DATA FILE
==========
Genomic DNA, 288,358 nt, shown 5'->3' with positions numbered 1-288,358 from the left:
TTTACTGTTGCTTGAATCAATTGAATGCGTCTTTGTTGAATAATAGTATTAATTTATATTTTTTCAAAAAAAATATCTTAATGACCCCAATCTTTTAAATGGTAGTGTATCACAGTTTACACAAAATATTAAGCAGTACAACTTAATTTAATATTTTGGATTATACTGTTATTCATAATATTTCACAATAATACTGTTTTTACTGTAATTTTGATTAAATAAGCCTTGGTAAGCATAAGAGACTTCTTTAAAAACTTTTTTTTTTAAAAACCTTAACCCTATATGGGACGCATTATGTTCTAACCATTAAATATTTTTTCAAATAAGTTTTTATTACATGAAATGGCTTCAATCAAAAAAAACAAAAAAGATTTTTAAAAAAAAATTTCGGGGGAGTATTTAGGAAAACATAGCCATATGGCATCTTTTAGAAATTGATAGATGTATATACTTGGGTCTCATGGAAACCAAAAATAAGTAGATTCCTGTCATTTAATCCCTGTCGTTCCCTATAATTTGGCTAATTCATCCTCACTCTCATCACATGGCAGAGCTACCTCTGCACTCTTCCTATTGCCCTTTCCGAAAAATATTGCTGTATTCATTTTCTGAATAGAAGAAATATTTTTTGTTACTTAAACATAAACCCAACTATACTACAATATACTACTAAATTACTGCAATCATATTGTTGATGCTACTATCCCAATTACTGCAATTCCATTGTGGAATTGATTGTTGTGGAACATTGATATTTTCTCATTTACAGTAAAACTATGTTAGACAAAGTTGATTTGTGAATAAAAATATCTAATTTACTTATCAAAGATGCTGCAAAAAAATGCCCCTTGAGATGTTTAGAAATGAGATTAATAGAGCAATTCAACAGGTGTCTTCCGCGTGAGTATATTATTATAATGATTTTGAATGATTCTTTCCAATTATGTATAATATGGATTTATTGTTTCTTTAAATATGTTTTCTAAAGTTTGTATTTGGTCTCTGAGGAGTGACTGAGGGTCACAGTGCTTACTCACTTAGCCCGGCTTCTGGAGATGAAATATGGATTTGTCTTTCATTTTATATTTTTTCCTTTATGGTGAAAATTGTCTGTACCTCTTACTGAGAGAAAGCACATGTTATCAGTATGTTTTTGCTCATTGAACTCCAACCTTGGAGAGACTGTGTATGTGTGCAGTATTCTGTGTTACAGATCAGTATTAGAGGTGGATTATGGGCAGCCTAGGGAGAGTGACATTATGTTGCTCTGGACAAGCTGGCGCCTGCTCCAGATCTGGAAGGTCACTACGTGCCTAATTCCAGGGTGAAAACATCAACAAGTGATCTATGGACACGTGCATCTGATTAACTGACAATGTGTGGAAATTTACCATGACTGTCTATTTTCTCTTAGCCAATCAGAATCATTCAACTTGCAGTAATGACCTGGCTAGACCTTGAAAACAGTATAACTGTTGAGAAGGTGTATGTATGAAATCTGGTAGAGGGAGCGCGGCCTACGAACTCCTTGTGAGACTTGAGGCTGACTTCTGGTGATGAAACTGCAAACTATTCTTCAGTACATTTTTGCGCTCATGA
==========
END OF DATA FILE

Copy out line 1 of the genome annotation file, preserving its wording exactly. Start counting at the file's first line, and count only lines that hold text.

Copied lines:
Genomic DNA, 288,358 nt, shown 5'->3' with positions numbered 1-288,358 from the left: